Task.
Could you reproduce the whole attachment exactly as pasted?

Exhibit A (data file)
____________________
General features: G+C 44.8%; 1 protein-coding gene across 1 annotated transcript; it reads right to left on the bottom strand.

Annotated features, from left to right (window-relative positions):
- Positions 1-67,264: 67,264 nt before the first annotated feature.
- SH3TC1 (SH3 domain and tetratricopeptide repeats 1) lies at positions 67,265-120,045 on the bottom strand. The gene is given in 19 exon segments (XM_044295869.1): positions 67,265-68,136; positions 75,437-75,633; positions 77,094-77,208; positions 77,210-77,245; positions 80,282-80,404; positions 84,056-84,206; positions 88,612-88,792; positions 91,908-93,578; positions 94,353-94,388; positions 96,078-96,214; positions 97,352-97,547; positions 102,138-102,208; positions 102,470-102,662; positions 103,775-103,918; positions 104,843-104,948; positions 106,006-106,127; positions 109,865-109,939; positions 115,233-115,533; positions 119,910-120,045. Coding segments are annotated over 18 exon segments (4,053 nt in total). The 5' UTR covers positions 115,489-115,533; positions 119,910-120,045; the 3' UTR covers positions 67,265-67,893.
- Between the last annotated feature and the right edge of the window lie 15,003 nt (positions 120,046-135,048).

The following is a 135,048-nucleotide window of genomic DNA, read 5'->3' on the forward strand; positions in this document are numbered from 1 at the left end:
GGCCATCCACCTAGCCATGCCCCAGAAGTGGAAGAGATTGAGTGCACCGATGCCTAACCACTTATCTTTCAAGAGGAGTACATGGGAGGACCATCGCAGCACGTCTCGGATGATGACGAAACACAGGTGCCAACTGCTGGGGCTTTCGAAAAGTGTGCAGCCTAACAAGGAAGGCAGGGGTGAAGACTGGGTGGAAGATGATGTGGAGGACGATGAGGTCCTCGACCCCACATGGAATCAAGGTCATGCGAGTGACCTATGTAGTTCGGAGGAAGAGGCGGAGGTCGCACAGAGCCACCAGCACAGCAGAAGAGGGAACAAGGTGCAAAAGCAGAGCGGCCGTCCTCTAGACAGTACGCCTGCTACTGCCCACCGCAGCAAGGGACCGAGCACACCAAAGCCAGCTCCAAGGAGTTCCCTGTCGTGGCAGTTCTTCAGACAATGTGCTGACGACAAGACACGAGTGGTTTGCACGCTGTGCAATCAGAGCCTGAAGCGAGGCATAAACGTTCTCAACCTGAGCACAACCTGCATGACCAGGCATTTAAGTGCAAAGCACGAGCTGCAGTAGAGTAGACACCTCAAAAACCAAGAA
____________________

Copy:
General features: G+C 44.8%; 1 protein-coding gene across 1 annotated transcript; it reads right to left on the bottom strand.

Annotated features, from left to right (window-relative positions):
- Positions 1-67,264: 67,264 nt before the first annotated feature.
- SH3TC1 (SH3 domain and tetratricopeptide repeats 1) lies at positions 67,265-120,045 on the bottom strand. The gene is given in 19 exon segments (XM_044295869.1): positions 67,265-68,136; positions 75,437-75,633; positions 77,094-77,208; positions 77,210-77,245; positions 80,282-80,404; positions 84,056-84,206; positions 88,612-88,792; positions 91,908-93,578; positions 94,353-94,388; positions 96,078-96,214; positions 97,352-97,547; positions 102,138-102,208; positions 102,470-102,662; positions 103,775-103,918; positions 104,843-104,948; positions 106,006-106,127; positions 109,865-109,939; positions 115,233-115,533; positions 119,910-120,045. Coding segments are annotated over 18 exon segments (4,053 nt in total). The 5' UTR covers positions 115,489-115,533; positions 119,910-120,045; the 3' UTR covers positions 67,265-67,893.
- Between the last annotated feature and the right edge of the window lie 15,003 nt (positions 120,046-135,048).

The following is a 135,048-nucleotide window of genomic DNA, read 5'->3' on the forward strand; positions in this document are numbered from 1 at the left end:
GGCCATCCACCTAGCCATGCCCCAGAAGTGGAAGAGATTGAGTGCACCGATGCCTAACCACTTATCTTTCAAGAGGAGTACATGGGAGGACCATCGCAGCACGTCTCGGATGATGACGAAACACAGGTGCCAACTGCTGGGGCTTTCGAAAAGTGTGCAGCCTAACAAGGAAGGCAGGGGTGAAGACTGGGTGGAAGATGATGTGGAGGACGATGAGGTCCTCGACCCCACATGGAATCAAGGTCATGCGAGTGACCTATGTAGTTCGGAGGAAGAGGCGGAGGTCGCACAGAGCCACCAGCACAGCAGAAGAGGGAACAAGGTGCAAAAGCAGAGCGGCCGTCCTCTAGACAGTACGCCTGCTACTGCCCACCGCAGCAAGGGACCGAGCACACCAAAGCCAGCTCCAAGGAGTTCCCTGTCGTGGCAGTTCTTCAGACAATGTGCTGACGACAAGACACGAGTGGTTTGCACGCTGTGCAATCAGAGCCTGAAGCGAGGCATAAACGTTCTCAACCTGAGCACAACCTGCATGACCAGGCATTTAAGTGCAAAGCACGAGCTGCAGTAGAGTAGACACCTCAAAAACCAAGAA